I was born in 1990, making me 22 years old. There was a "game club" at my high school and it was crowded with what Hollywood would label "rejects" playing Warcraft III, Battlefield 2142 and Star Wars: Jedi Knight II: Jedi Outcast. Some of those people could have been my friends, except for the lingering feeling that if I were to join them, I would be them and I didn't want that.

I had my own group of friends, who barely participated in sports (myself included) and loved playing video games. We had "LAN parties" on occasion, birthdays usually, and we spent a great deal of time talking about games, too.

As I walked by the room in which game club was held (and run by one of my favorite teachers), I wondered if I belonged there. Before I could give it a swing, my instincts told me to never go "full nerd" and I went home to play Gears of War with my friends online.

Due to my family moving, I went to two different high schools. The less clique-y one also had a lot more bullying. The more clique-y one had distinct social groups, but I was more confidently myself, and didn't run into the same problems.

Oof. This was a tough article to get through. I, like you, are middle aged now and what I was and am to this day had to be repressed deep, deep, down to survive high school. Unlike you, Sean, I never did figure out how to present myself differently to be successful. In my school back in Sweden it wasn't sports who was the ever present master over us all, but rather the popularity that comes with having the girl or being able to ride the skate board or who was simply pretty or handsome. I was neither of those things.

I believe to this day that I still carry quite a bit of shame over who I am and it's the reason why I prefer to not stand in the spotlight promoting myself and the work I do. I look at people who run kickstarters or any other successful project and stare in awe, rarely at the projects themselves, but how these people are able to sell themselves and stand in the spotlight hoisting the flag of themselves and shout loud, and proudly, "I am geek, LOOK AT ME!".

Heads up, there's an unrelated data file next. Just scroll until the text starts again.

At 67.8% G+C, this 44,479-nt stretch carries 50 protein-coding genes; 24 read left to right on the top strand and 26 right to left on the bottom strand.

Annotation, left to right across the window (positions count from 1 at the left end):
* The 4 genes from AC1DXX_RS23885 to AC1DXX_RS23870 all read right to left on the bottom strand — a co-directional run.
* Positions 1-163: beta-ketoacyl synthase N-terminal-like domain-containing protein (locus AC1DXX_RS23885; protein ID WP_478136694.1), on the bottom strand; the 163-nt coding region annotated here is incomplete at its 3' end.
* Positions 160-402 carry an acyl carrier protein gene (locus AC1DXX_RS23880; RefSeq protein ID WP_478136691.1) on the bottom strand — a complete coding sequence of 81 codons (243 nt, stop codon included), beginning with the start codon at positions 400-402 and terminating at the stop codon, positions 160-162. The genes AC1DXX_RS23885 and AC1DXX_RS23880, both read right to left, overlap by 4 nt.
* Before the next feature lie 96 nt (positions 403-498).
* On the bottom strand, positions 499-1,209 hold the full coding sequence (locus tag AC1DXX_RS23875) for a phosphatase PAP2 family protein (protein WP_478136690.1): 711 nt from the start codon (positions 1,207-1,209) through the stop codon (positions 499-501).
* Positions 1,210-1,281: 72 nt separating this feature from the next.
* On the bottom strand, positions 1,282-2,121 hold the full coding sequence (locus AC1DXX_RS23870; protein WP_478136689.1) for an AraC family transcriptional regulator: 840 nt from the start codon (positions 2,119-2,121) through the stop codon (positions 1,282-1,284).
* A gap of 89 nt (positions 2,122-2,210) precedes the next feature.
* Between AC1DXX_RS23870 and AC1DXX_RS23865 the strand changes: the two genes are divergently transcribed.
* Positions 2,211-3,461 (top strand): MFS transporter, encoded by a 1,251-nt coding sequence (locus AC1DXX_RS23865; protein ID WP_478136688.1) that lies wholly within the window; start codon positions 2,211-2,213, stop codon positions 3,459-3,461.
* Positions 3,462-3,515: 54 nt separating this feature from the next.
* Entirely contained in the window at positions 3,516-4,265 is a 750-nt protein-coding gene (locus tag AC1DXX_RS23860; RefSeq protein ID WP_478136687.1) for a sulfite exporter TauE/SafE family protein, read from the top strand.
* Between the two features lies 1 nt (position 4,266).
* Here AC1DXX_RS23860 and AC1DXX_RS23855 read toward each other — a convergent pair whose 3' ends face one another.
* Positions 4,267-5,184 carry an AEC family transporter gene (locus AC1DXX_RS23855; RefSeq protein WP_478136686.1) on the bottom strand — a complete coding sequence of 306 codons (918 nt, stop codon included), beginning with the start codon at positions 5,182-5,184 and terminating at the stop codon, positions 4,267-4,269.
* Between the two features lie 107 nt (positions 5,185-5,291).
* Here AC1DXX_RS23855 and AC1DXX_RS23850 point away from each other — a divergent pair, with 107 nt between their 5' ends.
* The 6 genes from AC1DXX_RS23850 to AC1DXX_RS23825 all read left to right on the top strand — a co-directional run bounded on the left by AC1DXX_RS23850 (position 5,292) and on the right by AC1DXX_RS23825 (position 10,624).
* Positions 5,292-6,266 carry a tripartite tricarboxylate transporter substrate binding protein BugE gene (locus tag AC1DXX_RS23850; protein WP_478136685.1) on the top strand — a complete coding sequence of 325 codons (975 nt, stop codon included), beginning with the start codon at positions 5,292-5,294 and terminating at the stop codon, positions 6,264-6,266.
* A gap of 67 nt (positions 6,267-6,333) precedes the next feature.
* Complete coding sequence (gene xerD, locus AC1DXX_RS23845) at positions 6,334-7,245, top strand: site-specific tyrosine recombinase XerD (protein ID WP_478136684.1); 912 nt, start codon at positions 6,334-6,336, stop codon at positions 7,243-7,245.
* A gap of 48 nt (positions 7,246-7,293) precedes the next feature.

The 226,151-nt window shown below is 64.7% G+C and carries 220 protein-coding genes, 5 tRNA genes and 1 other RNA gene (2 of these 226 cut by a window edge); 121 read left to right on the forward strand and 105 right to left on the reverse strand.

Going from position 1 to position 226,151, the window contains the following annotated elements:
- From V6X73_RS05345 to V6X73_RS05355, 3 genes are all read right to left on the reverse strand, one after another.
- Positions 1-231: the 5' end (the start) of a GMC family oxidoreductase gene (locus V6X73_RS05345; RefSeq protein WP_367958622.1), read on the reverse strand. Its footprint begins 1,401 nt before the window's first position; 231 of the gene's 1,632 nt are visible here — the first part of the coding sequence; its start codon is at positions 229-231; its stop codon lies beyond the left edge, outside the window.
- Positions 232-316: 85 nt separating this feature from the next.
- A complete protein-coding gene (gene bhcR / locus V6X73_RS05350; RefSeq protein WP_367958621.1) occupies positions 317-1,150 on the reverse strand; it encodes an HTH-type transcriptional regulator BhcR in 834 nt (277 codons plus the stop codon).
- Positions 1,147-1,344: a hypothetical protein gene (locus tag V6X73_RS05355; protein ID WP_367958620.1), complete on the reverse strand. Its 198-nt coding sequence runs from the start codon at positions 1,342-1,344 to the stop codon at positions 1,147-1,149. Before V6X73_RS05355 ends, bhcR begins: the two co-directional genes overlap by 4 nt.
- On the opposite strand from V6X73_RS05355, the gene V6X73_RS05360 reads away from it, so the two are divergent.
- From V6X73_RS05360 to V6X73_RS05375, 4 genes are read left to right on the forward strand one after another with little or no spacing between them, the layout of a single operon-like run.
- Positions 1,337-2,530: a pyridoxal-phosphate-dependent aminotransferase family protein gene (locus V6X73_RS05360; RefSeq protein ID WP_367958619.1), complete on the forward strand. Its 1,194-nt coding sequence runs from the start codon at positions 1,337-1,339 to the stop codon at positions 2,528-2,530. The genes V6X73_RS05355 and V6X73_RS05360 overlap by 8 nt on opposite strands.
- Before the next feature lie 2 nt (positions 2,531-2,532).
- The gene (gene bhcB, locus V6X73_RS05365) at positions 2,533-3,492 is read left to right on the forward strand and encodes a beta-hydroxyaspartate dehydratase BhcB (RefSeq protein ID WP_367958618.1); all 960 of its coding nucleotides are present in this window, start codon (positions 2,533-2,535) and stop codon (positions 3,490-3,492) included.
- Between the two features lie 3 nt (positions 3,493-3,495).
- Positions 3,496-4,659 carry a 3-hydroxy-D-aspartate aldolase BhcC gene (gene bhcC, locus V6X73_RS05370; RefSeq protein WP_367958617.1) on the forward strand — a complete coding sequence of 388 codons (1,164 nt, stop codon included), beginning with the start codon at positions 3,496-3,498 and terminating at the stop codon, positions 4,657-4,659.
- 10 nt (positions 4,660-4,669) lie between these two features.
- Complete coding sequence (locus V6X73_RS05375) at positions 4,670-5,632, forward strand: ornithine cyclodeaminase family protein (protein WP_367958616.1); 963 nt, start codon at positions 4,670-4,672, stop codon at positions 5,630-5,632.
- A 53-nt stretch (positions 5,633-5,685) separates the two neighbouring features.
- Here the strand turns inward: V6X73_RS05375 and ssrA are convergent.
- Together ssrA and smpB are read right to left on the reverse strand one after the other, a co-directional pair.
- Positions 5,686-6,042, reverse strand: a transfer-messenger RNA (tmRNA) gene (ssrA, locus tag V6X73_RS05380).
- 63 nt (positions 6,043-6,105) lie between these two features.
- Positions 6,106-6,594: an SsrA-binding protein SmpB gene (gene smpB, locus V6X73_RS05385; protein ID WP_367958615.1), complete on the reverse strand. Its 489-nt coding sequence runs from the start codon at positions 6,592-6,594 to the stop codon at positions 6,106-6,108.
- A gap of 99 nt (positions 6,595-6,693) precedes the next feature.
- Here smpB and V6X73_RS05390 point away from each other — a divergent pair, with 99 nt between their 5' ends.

Kudos to these people and all they achieve.

What you describe is the whole reason I have 'never rolled die' in the real world.

Marginalized already from being in a focused art stream through high school in the mid eighties I remember the sting of being different.

There were 5 of us in the whole of the school who would 'swap' C64 magnetic tapes filled with games, but we would dress up those tapes by putting them inside audio jackets to 'hide our shame'. Pencil and paper D&D? That was the sort of stuff the media was demonising, scaring parents with stories of rogue DMs who would urge the unsuspecting to suicide or commit attrocities in real life (I kid you not).

I am glad my youngest daughter gets looks of understanding, rather than derision, when she proclaims her favourite colour as "Sonic (the hedgehog) blue" and my eldest wears comic book inspired character shirts to school on free dress days.

I too am envious of their freedom to choose, but I hope I have had a helping hand in shaping the world they live in where that is now acceptable.

I'm 31 and have always tried to tread a careful line where I have been an uncomfortable amalgam of jock and nerd. I'm a massive nerd at heart, but have enough jockish characteristics and can wear enough of a mask that provided I don't go "full nerd" as michaelfossbakk put it I can pass for much the same description you gave Bob in the article. the difference being I've read about Drizzt and Wulfgar and the gang whereas he wrote about them